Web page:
As an undergraduate in History of Art (1998-2001), I began with an interest in early twentieth-century European painting and sculpture and ended up being devoted to thirteenth- and fourteenth-century Italian art and architecture! The range of courses included ‘Florence and Siena Before and After the Black Death’ with Dr Rupert Shepherd; ‘Paris 1850-1930’ with Dr Louise Campbell and Prof. Neil McWilliam; ‘The Body’ with Dr Michael Hatt; and ‘Rome Before Avignon’ with Prof. Julian Gardner. I was also fortunate to go through the Venice experience, which was nothing short of life-changing. These interests, the transferable skills one develops during research and the advice and support of the academic staff have all been formative and in many cases vital for my career.
I began working at the University of York Library and Archives as a project cataloguer, which basically entailed entering bibliographic details into the library catalogue using a programme called Aleph. There was a surprising variety of material to deal with, including rare books, foreign language titles, CDs from the ECM label, DVDs and some fantastic art history publications. The job gradually developed to fit the needs of a changing academic library, and I eventually specialised in English Literature, History of Art and Linguistics, and soon after started working closely with head of the library’s special collections dealing with pre-1850 publications, prints and manuscripts. I also liaised with the Borthwick Institute of Historical Research during their merger with the University Library, working primarily on journals and publications for their searchrooms until September 2005.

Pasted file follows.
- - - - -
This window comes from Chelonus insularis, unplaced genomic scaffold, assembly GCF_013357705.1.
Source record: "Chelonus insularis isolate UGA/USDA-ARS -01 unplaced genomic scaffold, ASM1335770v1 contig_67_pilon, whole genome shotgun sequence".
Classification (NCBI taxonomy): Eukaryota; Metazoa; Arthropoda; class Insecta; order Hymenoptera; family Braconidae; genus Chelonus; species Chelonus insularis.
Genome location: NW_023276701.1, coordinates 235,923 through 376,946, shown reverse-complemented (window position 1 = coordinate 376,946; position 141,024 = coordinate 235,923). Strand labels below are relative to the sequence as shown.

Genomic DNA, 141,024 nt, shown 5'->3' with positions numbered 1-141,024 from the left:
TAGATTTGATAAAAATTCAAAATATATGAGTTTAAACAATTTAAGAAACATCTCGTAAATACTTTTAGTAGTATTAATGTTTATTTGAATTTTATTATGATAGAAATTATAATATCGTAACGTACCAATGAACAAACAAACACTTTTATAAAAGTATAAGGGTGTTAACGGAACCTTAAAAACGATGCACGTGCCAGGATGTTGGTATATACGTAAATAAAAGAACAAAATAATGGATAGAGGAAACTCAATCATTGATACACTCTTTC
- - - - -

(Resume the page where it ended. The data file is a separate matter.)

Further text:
Securing the Job
I applied to the University of York Library and Archives when I was in the middle of writing my MA dissertation at the same university. During the year of my MA I had offered to work in the slide library on a casual basis, which was a way of bringing some money in, but it was also a very useful way of learning about databases and systems of classification, which of course are applicable to library work. By demonstrating in the interview the connection between this experience and the requirements of the post I applied for, and a love of books, I managed to secure the job.
The library provided an excellent environment in which to put your academic experience into practice. Even a rudimentary knowledge of Italian was a valuable commodity in an institution that was purchasing large numbers of foreign language titles. Moreover, being able to tell the difference between a Romanesque panel painting and Roman wall painting is important in a post that is defined by accuracy in classification. Skills and knowledge are valued as library personnel often have strong academic backgrounds and interests, and usually find projects which utilise an individual’s aptitude.
Working in a library is not the fast track to riches. Progression up the pay scale is contingent upon the chartership, which is the official recognition of your experience. Information Science is a challenging subject and taking a postgraduate qualification will often require you to work at the same time.
For Further Information, see …
Words of Wisdom
If you don’t ask for anything, you’ll get nothing. Buy a national paper like The Guardian for job listings or sign up to their excellent email service and read it every week. Even if you are in drowning in work for your dissertation, try to make some time in the evening or at the weekend to search for jobs, write a template for a cover letter and update your CV. It really pays off in the long run.
Mr Matthew Sillence
University of East Anglia
Norwich NR4 7TJ
Tel: 01603 749520